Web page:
They call it moon dust. Swirling around my ankles with every step, soemtimes sinking in over the tops of my feet. Everyone here assures me that the overal road situation has improved over the last several months. Tons of gravel have been laid on all the main, non-paved routes. Never the less, Kandahar trumps Bagram on dust and dirt.
Situated on a long lost lakebed, there are mountains rising on two sides of the case visible in sharp detail against the early morning sky. By 1000 they have disappeared in the tons of dust and dirt raised by all the traffic. The haze from tactical, NTVs, foot traffic all contribute their share to the air laden with particulates.
I mentioned that MODS are the relatively new modular housing units made up of containers that replaced many of the old tent cities on this NATO base. Mostly they are permanent party. Laid out in columns and rows, it is easy to get lost at night, oh let us say about 200o when walking back from the wonderful new USO tent that has only been open since mid Sept. The numbers run from one end to the other; then starting again at the beginning of the next row. This might just explain why, when I was counting from 5822, I walked right past my location simply because it was on the other side of this particular row. Add in the challenge of absolutely no local street lights (why give the mortars an easier ability to target living locations?) and one can barely see the building numbers over the top of the Alaska barriers.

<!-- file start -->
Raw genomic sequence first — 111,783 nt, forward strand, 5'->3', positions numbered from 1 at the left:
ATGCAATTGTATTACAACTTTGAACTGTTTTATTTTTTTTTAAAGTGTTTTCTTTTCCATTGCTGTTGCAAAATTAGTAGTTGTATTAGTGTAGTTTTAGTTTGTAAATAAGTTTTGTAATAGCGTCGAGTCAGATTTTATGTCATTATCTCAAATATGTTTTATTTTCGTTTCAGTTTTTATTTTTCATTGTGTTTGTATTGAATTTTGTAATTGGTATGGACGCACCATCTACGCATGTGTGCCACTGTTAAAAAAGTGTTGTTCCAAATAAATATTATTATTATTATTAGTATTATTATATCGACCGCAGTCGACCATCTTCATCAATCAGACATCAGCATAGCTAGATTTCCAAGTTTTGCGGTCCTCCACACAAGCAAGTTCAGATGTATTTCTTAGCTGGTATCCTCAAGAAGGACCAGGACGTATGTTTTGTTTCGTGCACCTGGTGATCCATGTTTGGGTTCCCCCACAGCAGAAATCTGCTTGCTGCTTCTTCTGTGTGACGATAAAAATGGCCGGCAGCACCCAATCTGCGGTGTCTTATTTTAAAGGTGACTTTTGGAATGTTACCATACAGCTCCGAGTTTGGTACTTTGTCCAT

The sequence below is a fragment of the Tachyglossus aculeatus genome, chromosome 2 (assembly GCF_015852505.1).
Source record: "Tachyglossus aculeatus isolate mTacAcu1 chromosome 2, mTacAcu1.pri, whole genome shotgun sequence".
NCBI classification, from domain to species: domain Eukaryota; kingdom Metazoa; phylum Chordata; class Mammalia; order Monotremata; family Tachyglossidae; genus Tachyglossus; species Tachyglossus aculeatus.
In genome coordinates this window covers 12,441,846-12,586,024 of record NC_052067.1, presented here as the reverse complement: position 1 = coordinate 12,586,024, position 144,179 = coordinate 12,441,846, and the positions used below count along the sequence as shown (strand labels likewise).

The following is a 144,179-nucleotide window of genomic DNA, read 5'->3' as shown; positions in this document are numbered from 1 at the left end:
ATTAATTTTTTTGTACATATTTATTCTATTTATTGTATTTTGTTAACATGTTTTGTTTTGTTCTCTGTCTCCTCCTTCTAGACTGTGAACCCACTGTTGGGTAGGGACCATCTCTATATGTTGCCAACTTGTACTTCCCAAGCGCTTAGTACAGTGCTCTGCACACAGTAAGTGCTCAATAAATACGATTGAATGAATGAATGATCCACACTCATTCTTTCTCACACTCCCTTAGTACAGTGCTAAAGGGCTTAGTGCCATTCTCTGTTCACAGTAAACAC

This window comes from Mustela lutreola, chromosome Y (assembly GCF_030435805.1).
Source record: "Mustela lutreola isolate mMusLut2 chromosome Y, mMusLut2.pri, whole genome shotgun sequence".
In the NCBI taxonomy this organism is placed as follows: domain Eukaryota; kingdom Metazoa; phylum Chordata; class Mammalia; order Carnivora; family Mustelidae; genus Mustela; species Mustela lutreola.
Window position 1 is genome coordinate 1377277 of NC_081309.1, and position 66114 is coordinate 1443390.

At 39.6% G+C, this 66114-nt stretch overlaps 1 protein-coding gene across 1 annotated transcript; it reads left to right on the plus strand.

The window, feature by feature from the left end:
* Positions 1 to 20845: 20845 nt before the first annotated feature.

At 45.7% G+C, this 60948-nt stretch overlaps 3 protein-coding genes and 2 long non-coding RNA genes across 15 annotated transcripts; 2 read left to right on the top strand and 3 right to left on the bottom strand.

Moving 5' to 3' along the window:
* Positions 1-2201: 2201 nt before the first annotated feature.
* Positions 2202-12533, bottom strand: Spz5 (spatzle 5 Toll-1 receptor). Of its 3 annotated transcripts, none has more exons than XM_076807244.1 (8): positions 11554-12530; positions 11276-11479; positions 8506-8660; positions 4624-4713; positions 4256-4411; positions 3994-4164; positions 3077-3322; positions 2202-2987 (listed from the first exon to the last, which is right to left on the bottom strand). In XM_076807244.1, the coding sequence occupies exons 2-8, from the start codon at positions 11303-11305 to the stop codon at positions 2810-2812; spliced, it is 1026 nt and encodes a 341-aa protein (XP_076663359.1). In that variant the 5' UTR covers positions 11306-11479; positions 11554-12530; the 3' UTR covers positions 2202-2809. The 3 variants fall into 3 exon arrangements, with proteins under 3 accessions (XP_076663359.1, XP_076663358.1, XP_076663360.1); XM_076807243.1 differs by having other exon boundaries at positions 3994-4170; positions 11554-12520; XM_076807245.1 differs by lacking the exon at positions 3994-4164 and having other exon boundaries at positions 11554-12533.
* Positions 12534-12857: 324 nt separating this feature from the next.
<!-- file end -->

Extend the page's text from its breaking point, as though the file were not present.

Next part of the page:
(you remember Alaska and Texas barriers? – I can cut and past from seven years ago if need be).
And yes, I am schlepping around my weapon. Not always loaded, but always with ammo.
Finding your posts so interesting. Couldn’t be further from life as I know it. Thanks for your observations.
Holly, your posts are fascinating – can you explain anything about your job over there? I didn’t “know” you the last time you were stationed in the middle east.